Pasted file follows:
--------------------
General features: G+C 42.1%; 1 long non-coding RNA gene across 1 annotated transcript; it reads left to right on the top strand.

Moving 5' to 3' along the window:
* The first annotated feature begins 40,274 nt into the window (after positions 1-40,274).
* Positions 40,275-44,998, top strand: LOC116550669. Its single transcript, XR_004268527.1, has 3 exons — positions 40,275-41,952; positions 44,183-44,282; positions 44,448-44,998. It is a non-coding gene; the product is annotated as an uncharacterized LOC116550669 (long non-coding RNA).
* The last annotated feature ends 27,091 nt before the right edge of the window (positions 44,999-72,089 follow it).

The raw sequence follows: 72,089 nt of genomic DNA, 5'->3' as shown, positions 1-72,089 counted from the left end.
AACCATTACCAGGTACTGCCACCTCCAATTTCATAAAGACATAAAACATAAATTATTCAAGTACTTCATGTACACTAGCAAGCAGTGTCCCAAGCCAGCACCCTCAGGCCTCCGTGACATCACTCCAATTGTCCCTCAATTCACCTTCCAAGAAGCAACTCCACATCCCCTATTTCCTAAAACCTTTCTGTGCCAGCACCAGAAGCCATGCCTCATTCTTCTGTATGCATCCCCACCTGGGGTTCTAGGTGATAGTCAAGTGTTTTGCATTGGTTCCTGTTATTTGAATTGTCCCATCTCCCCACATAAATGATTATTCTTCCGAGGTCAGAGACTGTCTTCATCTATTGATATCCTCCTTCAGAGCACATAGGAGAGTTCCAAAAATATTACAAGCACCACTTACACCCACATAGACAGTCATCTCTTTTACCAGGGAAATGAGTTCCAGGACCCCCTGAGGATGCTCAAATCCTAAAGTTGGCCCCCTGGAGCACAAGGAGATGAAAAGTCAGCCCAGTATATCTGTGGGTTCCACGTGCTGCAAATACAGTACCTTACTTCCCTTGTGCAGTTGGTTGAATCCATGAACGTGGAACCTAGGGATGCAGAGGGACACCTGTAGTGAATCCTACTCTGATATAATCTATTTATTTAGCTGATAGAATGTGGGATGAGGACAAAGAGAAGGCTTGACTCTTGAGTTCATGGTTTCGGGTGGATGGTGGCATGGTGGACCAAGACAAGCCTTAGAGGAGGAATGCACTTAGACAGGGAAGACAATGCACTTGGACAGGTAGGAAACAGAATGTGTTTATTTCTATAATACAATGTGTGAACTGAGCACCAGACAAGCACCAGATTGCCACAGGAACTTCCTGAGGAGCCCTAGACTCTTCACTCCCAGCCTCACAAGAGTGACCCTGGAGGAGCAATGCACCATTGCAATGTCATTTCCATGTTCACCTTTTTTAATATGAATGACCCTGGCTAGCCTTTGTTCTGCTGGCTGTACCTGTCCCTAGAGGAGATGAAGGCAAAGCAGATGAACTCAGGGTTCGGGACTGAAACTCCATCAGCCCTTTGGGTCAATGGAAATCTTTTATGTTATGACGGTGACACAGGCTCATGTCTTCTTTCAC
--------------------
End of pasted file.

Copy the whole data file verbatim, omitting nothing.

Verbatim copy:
General features: G+C 42.1%; 1 long non-coding RNA gene across 1 annotated transcript; it reads left to right on the top strand.

Moving 5' to 3' along the window:
* The first annotated feature begins 40,274 nt into the window (after positions 1-40,274).
* Positions 40,275-44,998, top strand: LOC116550669. Its single transcript, XR_004268527.1, has 3 exons — positions 40,275-41,952; positions 44,183-44,282; positions 44,448-44,998. It is a non-coding gene; the product is annotated as an uncharacterized LOC116550669 (long non-coding RNA).
* The last annotated feature ends 27,091 nt before the right edge of the window (positions 44,999-72,089 follow it).

The raw sequence follows: 72,089 nt of genomic DNA, 5'->3' as shown, positions 1-72,089 counted from the left end.
AACCATTACCAGGTACTGCCACCTCCAATTTCATAAAGACATAAAACATAAATTATTCAAGTACTTCATGTACACTAGCAAGCAGTGTCCCAAGCCAGCACCCTCAGGCCTCCGTGACATCACTCCAATTGTCCCTCAATTCACCTTCCAAGAAGCAACTCCACATCCCCTATTTCCTAAAACCTTTCTGTGCCAGCACCAGAAGCCATGCCTCATTCTTCTGTATGCATCCCCACCTGGGGTTCTAGGTGATAGTCAAGTGTTTTGCATTGGTTCCTGTTATTTGAATTGTCCCATCTCCCCACATAAATGATTATTCTTCCGAGGTCAGAGACTGTCTTCATCTATTGATATCCTCCTTCAGAGCACATAGGAGAGTTCCAAAAATATTACAAGCACCACTTACACCCACATAGACAGTCATCTCTTTTACCAGGGAAATGAGTTCCAGGACCCCCTGAGGATGCTCAAATCCTAAAGTTGGCCCCCTGGAGCACAAGGAGATGAAAAGTCAGCCCAGTATATCTGTGGGTTCCACGTGCTGCAAATACAGTACCTTACTTCCCTTGTGCAGTTGGTTGAATCCATGAACGTGGAACCTAGGGATGCAGAGGGACACCTGTAGTGAATCCTACTCTGATATAATCTATTTATTTAGCTGATAGAATGTGGGATGAGGACAAAGAGAAGGCTTGACTCTTGAGTTCATGGTTTCGGGTGGATGGTGGCATGGTGGACCAAGACAAGCCTTAGAGGAGGAATGCACTTAGACAGGGAAGACAATGCACTTGGACAGGTAGGAAACAGAATGTGTTTATTTCTATAATACAATGTGTGAACTGAGCACCAGACAAGCACCAGATTGCCACAGGAACTTCCTGAGGAGCCCTAGACTCTTCACTCCCAGCCTCACAAGAGTGACCCTGGAGGAGCAATGCACCATTGCAATGTCATTTCCATGTTCACCTTTTTTAATATGAATGACCCTGGCTAGCCTTTGTTCTGCTGGCTGTACCTGTCCCTAGAGGAGATGAAGGCAAAGCAGATGAACTCAGGGTTCGGGACTGAAACTCCATCAGCCCTTTGGGTCAATGGAAATCTTTTATGTTATGACGGTGACACAGGCTCATGTCTTCTTTCAC